A FEW FACTS ABOUT THE MOOSE:
An adult moose can average 1,000 -1,500 pounds, stand 6 to 7 feet at their shoulder and can be 8 – 9 feet in length. It is the largest land mammal in New Hampshire.
Moose are near-sighted, but have a keen sense of smell and hearing.
Their front legs are longer than their hind legs, allowing them to maneuver over large obstacles in the woods.
Male moose or “Bulls” have a dark brown / black muzzle, while the female moose or “Cows” have are light brown.
Only Bulls grow antlers. Bulls grow a new set every spring and shed them in the winter. The new set of antlers will be larger than the year prior. Adult antlers may weigh as much as 40lbs.
The flap of skin / long hair that hangs from the throat is called the “Bell” and is more pronounced in adult bulls.
The life expectancy for moose is 10-12 years, although some may live for up to 20 years.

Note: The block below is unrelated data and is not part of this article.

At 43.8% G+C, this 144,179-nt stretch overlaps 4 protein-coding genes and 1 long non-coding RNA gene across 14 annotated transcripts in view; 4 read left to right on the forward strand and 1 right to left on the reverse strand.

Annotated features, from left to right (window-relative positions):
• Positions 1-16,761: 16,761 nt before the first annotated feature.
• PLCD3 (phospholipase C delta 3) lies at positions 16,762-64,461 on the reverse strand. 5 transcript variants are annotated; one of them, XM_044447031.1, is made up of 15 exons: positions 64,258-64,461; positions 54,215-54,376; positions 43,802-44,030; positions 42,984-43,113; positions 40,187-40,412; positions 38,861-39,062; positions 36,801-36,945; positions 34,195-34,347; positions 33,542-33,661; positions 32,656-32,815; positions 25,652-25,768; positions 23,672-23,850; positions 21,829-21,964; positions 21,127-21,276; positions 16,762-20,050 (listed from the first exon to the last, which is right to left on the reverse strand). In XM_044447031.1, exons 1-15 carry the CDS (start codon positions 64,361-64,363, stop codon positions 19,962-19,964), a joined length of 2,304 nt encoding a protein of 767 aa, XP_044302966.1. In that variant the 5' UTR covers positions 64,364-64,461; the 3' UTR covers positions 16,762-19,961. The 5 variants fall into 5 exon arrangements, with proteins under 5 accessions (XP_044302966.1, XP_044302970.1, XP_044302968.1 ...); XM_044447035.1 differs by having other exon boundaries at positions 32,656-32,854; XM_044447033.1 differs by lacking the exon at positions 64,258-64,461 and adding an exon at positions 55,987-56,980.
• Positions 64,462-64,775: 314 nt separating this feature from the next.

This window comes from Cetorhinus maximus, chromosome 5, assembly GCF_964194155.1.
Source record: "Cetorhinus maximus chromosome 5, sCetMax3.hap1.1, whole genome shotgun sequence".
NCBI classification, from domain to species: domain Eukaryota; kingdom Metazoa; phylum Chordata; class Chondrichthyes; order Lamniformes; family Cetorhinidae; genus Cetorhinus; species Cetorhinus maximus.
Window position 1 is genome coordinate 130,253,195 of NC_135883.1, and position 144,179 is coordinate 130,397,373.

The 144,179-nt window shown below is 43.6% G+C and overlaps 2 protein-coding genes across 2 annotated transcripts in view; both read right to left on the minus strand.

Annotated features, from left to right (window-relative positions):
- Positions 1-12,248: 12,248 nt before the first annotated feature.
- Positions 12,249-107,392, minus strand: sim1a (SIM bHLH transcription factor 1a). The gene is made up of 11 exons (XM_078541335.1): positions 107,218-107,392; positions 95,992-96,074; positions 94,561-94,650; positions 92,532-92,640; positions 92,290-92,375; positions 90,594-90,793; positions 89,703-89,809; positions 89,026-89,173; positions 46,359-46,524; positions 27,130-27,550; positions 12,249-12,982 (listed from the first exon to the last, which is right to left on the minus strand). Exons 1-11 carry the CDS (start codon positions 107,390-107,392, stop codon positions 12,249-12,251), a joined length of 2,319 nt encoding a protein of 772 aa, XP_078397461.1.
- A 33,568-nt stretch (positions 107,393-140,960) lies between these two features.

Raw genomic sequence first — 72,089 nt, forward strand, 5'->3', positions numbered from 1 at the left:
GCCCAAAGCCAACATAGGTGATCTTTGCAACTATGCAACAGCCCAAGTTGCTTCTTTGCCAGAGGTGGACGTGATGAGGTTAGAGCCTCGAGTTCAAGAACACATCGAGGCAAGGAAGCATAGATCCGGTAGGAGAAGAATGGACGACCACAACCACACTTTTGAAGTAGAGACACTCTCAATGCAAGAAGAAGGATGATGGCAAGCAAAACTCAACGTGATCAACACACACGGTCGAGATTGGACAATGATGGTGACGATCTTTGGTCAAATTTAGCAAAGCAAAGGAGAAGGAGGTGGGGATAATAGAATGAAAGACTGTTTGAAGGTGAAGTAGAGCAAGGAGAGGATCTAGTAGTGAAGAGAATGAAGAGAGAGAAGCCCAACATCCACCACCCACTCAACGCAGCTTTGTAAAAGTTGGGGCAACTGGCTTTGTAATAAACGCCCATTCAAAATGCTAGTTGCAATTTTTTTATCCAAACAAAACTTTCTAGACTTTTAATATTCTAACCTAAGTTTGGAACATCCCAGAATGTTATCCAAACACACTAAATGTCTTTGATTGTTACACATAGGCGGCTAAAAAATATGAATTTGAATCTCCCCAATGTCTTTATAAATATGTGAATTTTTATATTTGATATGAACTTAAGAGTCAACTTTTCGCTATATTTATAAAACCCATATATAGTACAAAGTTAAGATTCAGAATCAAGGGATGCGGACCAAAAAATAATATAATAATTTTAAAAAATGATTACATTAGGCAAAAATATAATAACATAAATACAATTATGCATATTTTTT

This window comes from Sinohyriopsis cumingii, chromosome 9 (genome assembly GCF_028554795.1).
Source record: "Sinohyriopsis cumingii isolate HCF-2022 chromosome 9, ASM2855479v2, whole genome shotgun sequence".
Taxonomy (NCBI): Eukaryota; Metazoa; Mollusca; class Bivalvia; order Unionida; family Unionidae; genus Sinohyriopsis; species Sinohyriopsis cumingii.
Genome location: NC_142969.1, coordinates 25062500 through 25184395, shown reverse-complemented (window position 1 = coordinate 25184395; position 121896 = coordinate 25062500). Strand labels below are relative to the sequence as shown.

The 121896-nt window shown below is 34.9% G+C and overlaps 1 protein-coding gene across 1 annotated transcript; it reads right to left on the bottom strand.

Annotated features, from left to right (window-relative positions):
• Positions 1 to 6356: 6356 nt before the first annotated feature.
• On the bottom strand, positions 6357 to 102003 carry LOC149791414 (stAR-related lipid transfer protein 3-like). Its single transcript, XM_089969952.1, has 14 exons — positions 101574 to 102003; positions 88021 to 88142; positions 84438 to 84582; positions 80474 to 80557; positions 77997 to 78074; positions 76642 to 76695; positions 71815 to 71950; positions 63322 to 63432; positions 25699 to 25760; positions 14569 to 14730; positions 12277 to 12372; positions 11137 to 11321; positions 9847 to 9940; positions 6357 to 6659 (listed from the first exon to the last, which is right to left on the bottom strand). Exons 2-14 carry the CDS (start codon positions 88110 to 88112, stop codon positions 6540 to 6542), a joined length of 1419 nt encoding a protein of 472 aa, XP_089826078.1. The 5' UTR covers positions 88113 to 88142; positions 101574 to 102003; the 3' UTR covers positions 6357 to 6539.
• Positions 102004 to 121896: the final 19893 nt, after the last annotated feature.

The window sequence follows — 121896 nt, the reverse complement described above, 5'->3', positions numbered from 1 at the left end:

The breeding season, also called “the rut,” is in the fall, from mid-September to mid-October. Moose also become more aggressive during this time.
Calves are born in mid-May or early June and weigh just 20-30 pounds; by fall their weight will have increased to 300-400 pounds. Female moose are pregnant for 8 months.
Bear and Coyotes are predators on moose calves until the calves are old enough to outmaneuver them.
Moose are susceptible to a tiny parasite known as the brain worm, which the may die from. The parasite passes from the White-tailed deer feces to a snail, which the moose eat while feeding.
Moose also susceptible from severe infestations of winter ticks. A single moose can carry 10,000 to 120,000 ticks. Moose also die as a result of collisions with automobiles.